So much of my poetry is about standing in my truth, no matter how vulnerable and polarizing it is. Honestly, I still get a little pit in my stomach every time I share something new – past conditioning, I guess. Still, the act of putting myself out there has been one of the greatest lessons for me in courage and self-acceptance. Every time I post something I dare to live the life I’d like to live, by acting like the person I’d like to be.

My hope is that by sharing my vulnerability, and the messy sincere parts, it gives others permission to do the same.

  1. What inspires you to keep writing and sharing?

Writing has been a beautiful gift in my life. It has been a way to make sense of complicated feelings, a way to honour my experience and a way to play with reality. It is the first time I’ve truly felt productive without it feeling like work. I wouldn’t say that I am inspired to write so much as I am inspired by writing.

Sharing, on the other hand, requires me to out-negotiate all the voices in my head that would suggest I do otherwise. It is a practice in showing up for myself, again and again, and demonstrating to myself that I am worthy and have something to say.

Priyanka Saju. Photo by: Darius Bashar Photography.
  1. What would you say is the best part of sharing your perspectives, experiences, and thoughts through poetry?

What I love most about poetry is that it doesn’t have to be linear. There doesn’t need to be a clear start or a tidy end. It can be sensory and still make sense. So much of what I experience, what I believe we all experience, are these fragments of feeling in our day-to-day lives. For me, poetry is the perfect way to capture these thoughts because it is not limited by specific rules or form. It can be shapeless and fluid enough to capture these middle places, or tight and powerful to make a clear point. Poetry’s versatility is what makes it so lovely to me.  

  1. A lot of your poems mention your family, Mother Nature, the earth, florals and foliage, resistance and creativity. What do you think you’re drawn to these themes and concepts?

For the most part, I write my poetry for myself. I do it to make sense of an experience, to clarify my feelings, and understand my spirituality. The themes o are all very real things in my life that inform and inspire the content of my work. f family, resistance, and creativity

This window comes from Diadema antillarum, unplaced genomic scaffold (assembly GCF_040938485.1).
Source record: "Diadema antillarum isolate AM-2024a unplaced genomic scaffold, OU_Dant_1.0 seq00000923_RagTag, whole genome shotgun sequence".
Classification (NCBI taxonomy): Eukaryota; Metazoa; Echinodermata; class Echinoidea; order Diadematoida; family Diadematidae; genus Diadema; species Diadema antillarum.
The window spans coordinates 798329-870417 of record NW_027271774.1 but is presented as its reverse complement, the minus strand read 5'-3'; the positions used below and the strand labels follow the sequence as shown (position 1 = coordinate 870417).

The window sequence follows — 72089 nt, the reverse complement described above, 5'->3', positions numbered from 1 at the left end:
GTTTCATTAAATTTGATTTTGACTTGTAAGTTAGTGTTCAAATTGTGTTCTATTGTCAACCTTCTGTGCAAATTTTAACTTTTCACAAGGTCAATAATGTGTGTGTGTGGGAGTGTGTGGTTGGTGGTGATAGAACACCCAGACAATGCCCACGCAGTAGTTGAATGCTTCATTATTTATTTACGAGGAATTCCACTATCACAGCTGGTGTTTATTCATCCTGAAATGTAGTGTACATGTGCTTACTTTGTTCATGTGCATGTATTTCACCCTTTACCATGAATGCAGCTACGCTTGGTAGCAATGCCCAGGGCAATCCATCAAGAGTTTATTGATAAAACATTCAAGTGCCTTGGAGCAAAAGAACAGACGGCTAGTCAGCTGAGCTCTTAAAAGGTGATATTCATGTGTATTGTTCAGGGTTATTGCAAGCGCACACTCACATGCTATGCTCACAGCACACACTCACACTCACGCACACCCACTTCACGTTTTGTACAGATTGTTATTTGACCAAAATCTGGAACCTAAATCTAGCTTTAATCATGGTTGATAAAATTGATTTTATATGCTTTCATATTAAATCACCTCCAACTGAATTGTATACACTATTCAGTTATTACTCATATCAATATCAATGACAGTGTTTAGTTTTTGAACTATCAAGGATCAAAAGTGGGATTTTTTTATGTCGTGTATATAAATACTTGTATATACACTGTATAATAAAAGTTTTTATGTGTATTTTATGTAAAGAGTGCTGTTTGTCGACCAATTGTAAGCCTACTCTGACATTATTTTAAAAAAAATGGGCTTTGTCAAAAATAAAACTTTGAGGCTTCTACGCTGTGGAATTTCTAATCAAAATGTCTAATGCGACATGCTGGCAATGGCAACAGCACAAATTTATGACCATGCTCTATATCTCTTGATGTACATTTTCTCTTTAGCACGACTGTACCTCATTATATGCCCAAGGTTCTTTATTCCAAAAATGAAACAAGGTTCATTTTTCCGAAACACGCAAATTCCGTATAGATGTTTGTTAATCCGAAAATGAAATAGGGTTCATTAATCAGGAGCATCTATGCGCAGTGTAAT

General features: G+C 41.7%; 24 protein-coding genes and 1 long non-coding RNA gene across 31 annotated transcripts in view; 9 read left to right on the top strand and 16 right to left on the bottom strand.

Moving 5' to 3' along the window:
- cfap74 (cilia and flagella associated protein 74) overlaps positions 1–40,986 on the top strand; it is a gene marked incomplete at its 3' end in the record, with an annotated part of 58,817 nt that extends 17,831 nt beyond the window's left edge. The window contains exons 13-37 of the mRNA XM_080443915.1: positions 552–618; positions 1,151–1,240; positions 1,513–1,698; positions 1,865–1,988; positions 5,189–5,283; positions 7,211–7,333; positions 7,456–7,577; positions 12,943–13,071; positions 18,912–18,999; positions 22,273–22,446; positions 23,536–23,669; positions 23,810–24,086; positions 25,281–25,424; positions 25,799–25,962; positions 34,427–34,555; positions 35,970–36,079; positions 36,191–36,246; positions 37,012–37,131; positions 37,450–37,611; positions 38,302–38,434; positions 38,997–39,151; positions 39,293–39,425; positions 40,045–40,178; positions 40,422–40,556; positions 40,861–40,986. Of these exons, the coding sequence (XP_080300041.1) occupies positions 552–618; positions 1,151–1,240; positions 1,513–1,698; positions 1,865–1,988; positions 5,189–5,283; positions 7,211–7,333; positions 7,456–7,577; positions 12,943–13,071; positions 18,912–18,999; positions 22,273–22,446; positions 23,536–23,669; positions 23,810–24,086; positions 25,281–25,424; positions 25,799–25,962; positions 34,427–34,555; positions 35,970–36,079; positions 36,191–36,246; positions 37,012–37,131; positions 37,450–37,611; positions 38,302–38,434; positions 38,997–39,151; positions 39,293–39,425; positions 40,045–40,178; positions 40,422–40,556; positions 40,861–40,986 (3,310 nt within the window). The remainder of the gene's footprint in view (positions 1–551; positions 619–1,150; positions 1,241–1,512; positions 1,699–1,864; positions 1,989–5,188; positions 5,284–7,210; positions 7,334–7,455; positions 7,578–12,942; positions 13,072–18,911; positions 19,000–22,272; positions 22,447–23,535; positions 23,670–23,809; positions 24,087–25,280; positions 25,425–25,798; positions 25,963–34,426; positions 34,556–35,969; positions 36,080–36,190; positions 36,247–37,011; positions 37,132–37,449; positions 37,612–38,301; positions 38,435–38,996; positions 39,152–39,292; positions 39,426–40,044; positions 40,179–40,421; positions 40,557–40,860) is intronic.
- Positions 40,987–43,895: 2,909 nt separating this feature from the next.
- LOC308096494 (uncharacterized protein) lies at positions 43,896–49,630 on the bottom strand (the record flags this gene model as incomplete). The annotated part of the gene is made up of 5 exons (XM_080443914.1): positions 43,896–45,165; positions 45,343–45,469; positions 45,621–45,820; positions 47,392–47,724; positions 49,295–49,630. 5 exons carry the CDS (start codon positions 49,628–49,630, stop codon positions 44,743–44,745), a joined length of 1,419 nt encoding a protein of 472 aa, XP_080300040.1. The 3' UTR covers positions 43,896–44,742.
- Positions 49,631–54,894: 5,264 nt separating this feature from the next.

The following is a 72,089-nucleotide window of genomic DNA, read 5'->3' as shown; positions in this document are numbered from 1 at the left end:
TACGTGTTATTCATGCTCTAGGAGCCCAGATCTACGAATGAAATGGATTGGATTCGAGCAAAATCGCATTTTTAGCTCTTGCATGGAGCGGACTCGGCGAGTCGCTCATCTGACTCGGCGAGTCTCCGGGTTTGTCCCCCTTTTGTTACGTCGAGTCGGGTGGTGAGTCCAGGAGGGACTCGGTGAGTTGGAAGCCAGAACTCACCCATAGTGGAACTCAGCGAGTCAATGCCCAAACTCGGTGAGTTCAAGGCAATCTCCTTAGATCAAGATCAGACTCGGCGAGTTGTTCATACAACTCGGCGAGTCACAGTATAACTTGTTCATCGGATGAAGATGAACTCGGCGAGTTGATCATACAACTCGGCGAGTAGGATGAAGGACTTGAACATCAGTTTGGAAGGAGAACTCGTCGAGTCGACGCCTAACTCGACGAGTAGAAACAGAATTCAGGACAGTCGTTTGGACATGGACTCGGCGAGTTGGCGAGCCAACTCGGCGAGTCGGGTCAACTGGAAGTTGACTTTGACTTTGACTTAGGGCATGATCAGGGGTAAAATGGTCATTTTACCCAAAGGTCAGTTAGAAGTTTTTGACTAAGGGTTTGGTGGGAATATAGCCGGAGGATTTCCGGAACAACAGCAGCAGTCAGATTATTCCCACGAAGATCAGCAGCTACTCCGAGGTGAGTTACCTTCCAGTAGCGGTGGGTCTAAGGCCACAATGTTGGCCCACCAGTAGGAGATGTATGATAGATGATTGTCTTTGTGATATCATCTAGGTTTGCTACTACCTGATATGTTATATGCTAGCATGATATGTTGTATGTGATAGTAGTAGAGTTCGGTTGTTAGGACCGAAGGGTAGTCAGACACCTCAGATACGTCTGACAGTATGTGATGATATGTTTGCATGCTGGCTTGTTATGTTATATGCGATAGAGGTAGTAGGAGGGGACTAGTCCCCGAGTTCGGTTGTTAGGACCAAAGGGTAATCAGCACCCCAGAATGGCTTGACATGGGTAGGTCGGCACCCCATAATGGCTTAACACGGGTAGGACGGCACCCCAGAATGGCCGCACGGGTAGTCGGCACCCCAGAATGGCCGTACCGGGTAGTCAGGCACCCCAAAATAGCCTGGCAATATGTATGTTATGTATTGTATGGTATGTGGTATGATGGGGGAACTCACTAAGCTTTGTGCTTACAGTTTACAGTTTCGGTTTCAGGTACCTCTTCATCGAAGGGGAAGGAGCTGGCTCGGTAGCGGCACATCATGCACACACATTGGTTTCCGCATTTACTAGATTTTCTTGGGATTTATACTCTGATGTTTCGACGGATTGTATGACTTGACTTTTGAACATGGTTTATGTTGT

Mother Nature has a very different place for me. I made a deliberate effort to spend more time outdoors this year and found so much inspiration in how Mother Nature does her thing. I look to the beautiful systems that plants, florals and the earth have created for the way they exist. I think that if we pay attention, there are lessons in this for all of us.

  1. Out of all the poems you’ve written, do you have a favourite one? Why do you think that’s so?

I was hoping you wouldn’t ask that! It’s so hard to pick a favourite. Each one has a special place for me. If I had to pick though, I’d say that Paper Snowflakes is a current favourite. The poem is actually a nod to Emily Dickinson’s poem, I Never Saw a Moor. It was one of my favourite poems from The Immortal Poems of The English Language. It was so simply written and rhymed, something that made a lot of sense to nine-year old me, but actually spoke about the very complicated topic of faith (something I’m still working through at 32).

Faith, and spirituality in general, have been very big personal themes for me this past year. While I haven’t quite worked through it all yet, I still can’t help to marvel at nature and witness higher consciousness in it. For me, this poem captures both the simplicity and complexity in that experience.

  1. Who’s your favourite poet or writer to gain insight from?

I am awed by all of the courageous, powerful writers that put their work out there. Lately, I have been particularly inspired by Yrsa Daley-Ward, Rupi Kaur, and Nayirah Waheed. I love that their work often speaks of their intersectional experiences, and does so powerfully in so few words.

  1. Being a creative person myself, sometimes it can be hard to gain motivation and inspiration to write and make new art. What do you do or where do you go to find inspiration?

It’s funny, I’ve found that when I take the pressure off of focusing on my writing, and instead allow myself to feel personally good, the work flows naturally. “Good” for me isn’t happy per se, but rather feeling grounded and present to the stories and the experiences happening all around me. The inspiration is always there, but unless I put myself in a better place, I will struggle to find it. That’s when writing gets hard for me.